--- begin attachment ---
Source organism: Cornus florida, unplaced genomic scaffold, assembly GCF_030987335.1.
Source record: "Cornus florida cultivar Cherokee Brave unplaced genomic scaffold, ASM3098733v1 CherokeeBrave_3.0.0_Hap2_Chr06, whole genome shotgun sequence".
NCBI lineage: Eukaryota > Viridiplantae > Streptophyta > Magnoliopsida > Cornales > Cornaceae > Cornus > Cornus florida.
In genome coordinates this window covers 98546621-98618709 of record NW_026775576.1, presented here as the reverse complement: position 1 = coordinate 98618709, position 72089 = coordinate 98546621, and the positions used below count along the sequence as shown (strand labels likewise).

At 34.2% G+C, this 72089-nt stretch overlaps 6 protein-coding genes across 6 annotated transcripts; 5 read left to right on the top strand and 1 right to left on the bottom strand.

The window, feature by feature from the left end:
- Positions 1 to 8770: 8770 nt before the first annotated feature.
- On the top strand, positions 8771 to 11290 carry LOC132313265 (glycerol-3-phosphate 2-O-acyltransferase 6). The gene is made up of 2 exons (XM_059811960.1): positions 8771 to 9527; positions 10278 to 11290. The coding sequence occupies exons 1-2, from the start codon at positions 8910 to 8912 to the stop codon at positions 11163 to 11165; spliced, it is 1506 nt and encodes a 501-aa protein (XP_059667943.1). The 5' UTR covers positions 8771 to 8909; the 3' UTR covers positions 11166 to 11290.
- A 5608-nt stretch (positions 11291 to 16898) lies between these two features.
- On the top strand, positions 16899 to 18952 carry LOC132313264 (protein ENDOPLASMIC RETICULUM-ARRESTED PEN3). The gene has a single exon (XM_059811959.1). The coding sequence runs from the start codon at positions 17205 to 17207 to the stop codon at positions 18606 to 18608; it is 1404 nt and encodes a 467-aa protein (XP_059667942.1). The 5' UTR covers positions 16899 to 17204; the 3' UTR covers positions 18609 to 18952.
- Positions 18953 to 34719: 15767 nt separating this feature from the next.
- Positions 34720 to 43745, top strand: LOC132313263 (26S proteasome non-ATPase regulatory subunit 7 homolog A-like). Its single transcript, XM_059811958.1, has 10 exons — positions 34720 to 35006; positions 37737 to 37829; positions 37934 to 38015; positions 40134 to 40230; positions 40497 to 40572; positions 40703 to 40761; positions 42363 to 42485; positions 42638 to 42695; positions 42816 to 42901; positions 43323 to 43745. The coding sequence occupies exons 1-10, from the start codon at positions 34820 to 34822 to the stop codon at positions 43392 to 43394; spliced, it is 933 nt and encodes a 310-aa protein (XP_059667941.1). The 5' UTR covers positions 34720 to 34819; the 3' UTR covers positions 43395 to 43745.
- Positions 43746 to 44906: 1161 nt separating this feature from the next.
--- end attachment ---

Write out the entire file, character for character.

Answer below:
Source organism: Cornus florida, unplaced genomic scaffold, assembly GCF_030987335.1.
Source record: "Cornus florida cultivar Cherokee Brave unplaced genomic scaffold, ASM3098733v1 CherokeeBrave_3.0.0_Hap2_Chr06, whole genome shotgun sequence".
NCBI lineage: Eukaryota > Viridiplantae > Streptophyta > Magnoliopsida > Cornales > Cornaceae > Cornus > Cornus florida.
In genome coordinates this window covers 98546621-98618709 of record NW_026775576.1, presented here as the reverse complement: position 1 = coordinate 98618709, position 72089 = coordinate 98546621, and the positions used below count along the sequence as shown (strand labels likewise).

At 34.2% G+C, this 72089-nt stretch overlaps 6 protein-coding genes across 6 annotated transcripts; 5 read left to right on the top strand and 1 right to left on the bottom strand.

The window, feature by feature from the left end:
- Positions 1 to 8770: 8770 nt before the first annotated feature.
- On the top strand, positions 8771 to 11290 carry LOC132313265 (glycerol-3-phosphate 2-O-acyltransferase 6). The gene is made up of 2 exons (XM_059811960.1): positions 8771 to 9527; positions 10278 to 11290. The coding sequence occupies exons 1-2, from the start codon at positions 8910 to 8912 to the stop codon at positions 11163 to 11165; spliced, it is 1506 nt and encodes a 501-aa protein (XP_059667943.1). The 5' UTR covers positions 8771 to 8909; the 3' UTR covers positions 11166 to 11290.
- A 5608-nt stretch (positions 11291 to 16898) lies between these two features.
- On the top strand, positions 16899 to 18952 carry LOC132313264 (protein ENDOPLASMIC RETICULUM-ARRESTED PEN3). The gene has a single exon (XM_059811959.1). The coding sequence runs from the start codon at positions 17205 to 17207 to the stop codon at positions 18606 to 18608; it is 1404 nt and encodes a 467-aa protein (XP_059667942.1). The 5' UTR covers positions 16899 to 17204; the 3' UTR covers positions 18609 to 18952.
- Positions 18953 to 34719: 15767 nt separating this feature from the next.
- Positions 34720 to 43745, top strand: LOC132313263 (26S proteasome non-ATPase regulatory subunit 7 homolog A-like). Its single transcript, XM_059811958.1, has 10 exons — positions 34720 to 35006; positions 37737 to 37829; positions 37934 to 38015; positions 40134 to 40230; positions 40497 to 40572; positions 40703 to 40761; positions 42363 to 42485; positions 42638 to 42695; positions 42816 to 42901; positions 43323 to 43745. The coding sequence occupies exons 1-10, from the start codon at positions 34820 to 34822 to the stop codon at positions 43392 to 43394; spliced, it is 933 nt and encodes a 310-aa protein (XP_059667941.1). The 5' UTR covers positions 34720 to 34819; the 3' UTR covers positions 43395 to 43745.
- Positions 43746 to 44906: 1161 nt separating this feature from the next.